The Left and Right Are Living in Different Realities
The way Washington’s spending grows, in libertarian mythos, goes like this: Republicans want to spend money on X but not Y, and Democrats want to spend money on Y but not X, so they reach a grand, bipartisan compromise to spend money on both X and Y, in ascending quantities, forever. It’s simplistic, as myths are wont to be, but it tells some truth.
Recently, I’ve been thinking about how divergent Americans’ risk assessments appear to be—how we seem to have increasingly different ideas of what endangers us and our way of life—and that little spending parable keeps coming to mind. If we can’t agree on what risks our government needs to address, if we operate from wildly varying ideas of reality and the dangers it contains, is this the sort of compromise we’ll make, agreeing to over-regulate everything to address everyone’s (often irrational) fears?
Gun violence is an obvious point of divergence right now. In recent weeks, especially after the horrific mass shooting in Illinois on the Fourth of July, a number of writers I follow have said they regularly fear becoming a victim of a mass shooter when they go to large, public events and expect to retain this sense of panic indefinitely. One spoke of experiencing a “background fear every time I’m out in any kind of crowd, also knowing it will probably never go away.” Another, Joel Mathis, worried that these shootings will exacerbate our national epidemic of loneliness, “[b]ecause the result of mass shootings is going to be that people (many of us, anyway) are going to do everything they can to reduce the chances of becoming a target.”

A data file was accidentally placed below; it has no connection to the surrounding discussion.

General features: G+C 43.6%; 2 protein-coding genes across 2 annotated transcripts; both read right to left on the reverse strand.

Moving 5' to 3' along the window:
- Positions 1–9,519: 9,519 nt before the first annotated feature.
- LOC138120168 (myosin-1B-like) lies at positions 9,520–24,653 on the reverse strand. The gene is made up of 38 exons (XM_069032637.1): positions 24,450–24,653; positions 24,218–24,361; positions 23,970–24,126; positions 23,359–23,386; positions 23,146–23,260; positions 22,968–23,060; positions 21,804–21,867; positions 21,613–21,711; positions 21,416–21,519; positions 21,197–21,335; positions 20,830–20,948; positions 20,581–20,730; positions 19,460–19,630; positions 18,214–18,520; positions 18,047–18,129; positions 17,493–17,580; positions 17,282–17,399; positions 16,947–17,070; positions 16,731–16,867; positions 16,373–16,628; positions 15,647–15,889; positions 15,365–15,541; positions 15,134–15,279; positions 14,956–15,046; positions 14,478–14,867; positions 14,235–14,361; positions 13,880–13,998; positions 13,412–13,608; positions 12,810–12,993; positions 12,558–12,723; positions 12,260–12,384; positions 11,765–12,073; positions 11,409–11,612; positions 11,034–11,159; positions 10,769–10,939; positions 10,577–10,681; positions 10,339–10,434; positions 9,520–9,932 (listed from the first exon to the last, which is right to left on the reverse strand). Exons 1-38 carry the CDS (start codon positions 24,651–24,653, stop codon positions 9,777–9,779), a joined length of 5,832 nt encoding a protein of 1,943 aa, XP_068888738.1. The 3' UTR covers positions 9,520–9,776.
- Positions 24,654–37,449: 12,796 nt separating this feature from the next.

I’d be pretty jumpy if I heard what sounded like gunfire at a concert. But this worry they share with–as Mathis noted–a full third of American adults has literally never crossed my mind. I know being shot in public is a possibility, I suppose, but so are all sorts of terrible and objectively uncommon things which don’t influence my decisions day-to-day. I’m not even a gun enthusiast, but our risk assessments here are very far apart.
Or what about kidnapping? The desire to protect children—from being groomed, molested, abducted, and so on—is presently an animating force for much of the American right. An acquaintance recently told me her fear that her 12-year-old son, who “looks like a full-grown man,” will be kidnapped by a stranger if she drops him off at the mall with friends. She spent her own adolescence safely wandering the mall, but she can’t shake that worry, and 25 percent
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